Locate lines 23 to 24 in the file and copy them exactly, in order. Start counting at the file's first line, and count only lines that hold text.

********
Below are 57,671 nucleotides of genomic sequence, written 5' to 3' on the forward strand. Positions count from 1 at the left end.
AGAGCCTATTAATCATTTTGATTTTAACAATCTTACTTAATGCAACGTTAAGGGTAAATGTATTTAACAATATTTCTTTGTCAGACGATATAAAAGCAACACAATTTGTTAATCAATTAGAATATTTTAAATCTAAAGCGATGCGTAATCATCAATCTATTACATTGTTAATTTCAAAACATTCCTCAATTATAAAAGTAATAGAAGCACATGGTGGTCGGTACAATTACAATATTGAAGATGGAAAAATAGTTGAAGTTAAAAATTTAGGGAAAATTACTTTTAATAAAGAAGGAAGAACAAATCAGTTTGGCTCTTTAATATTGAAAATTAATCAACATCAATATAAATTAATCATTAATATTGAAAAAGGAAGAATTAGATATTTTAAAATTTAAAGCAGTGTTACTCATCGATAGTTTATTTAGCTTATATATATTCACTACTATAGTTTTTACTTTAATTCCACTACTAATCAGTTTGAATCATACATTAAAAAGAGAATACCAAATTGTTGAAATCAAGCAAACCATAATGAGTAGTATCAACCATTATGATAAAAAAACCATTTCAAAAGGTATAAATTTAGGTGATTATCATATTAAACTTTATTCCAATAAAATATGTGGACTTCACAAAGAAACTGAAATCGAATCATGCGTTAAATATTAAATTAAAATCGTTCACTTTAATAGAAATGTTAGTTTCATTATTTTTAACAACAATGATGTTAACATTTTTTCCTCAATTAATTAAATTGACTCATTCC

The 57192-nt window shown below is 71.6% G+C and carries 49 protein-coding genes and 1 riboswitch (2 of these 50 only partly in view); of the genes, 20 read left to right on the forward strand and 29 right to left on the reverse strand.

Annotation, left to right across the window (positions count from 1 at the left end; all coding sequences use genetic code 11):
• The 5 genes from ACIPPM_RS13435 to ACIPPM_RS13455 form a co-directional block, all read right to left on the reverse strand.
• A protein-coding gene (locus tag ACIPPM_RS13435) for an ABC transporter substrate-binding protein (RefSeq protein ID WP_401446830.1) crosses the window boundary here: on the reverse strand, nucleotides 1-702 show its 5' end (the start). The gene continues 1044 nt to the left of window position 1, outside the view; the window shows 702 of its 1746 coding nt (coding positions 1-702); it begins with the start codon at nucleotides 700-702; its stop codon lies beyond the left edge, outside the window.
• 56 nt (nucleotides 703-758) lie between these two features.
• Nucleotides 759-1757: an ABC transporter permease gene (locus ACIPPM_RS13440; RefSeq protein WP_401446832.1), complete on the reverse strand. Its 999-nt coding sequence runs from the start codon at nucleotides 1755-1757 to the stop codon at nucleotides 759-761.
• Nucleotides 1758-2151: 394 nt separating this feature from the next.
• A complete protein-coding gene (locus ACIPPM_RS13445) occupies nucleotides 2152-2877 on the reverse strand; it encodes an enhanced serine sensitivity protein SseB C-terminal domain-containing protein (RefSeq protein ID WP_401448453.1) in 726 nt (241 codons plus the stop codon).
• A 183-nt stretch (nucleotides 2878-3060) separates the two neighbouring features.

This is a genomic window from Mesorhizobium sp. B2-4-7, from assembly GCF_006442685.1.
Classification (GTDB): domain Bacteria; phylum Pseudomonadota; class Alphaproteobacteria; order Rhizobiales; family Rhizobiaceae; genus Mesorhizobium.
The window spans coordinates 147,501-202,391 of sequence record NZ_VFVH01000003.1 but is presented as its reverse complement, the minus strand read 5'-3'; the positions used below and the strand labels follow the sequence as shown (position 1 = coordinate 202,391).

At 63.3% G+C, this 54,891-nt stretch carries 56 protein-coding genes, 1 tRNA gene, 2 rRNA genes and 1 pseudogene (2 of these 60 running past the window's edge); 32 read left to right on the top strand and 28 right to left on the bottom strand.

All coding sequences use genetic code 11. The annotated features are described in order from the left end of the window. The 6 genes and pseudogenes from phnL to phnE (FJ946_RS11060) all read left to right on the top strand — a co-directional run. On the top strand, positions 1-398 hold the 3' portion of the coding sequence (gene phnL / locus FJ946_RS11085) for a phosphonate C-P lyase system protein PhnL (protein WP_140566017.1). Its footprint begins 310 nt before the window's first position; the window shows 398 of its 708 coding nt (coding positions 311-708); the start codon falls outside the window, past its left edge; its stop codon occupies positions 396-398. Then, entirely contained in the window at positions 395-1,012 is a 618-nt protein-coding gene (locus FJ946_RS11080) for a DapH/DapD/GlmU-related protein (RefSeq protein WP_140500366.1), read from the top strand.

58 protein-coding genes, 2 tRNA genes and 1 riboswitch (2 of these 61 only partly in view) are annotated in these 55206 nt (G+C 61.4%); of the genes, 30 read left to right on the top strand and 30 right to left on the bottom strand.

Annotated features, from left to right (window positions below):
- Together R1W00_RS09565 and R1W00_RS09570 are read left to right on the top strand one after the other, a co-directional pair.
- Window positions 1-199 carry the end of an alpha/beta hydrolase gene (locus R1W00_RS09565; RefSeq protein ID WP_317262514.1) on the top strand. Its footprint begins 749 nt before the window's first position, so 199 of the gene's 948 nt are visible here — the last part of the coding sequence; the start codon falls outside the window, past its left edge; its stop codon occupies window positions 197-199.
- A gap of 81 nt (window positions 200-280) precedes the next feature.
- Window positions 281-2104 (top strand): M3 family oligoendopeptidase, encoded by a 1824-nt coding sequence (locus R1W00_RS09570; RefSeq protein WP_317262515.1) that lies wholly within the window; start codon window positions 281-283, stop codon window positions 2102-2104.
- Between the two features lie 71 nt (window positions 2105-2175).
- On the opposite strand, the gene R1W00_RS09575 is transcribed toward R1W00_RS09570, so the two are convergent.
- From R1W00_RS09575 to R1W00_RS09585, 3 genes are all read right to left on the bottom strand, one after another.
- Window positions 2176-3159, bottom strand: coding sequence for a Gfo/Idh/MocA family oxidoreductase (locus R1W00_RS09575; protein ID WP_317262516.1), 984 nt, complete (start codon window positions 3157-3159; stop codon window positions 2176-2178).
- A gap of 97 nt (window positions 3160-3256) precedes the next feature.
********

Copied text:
- Between the two features lie 71 nt (window positions 2105-2175).
- On the opposite strand, the gene R1W00_RS09575 is transcribed toward R1W00_RS09570, so the two are convergent.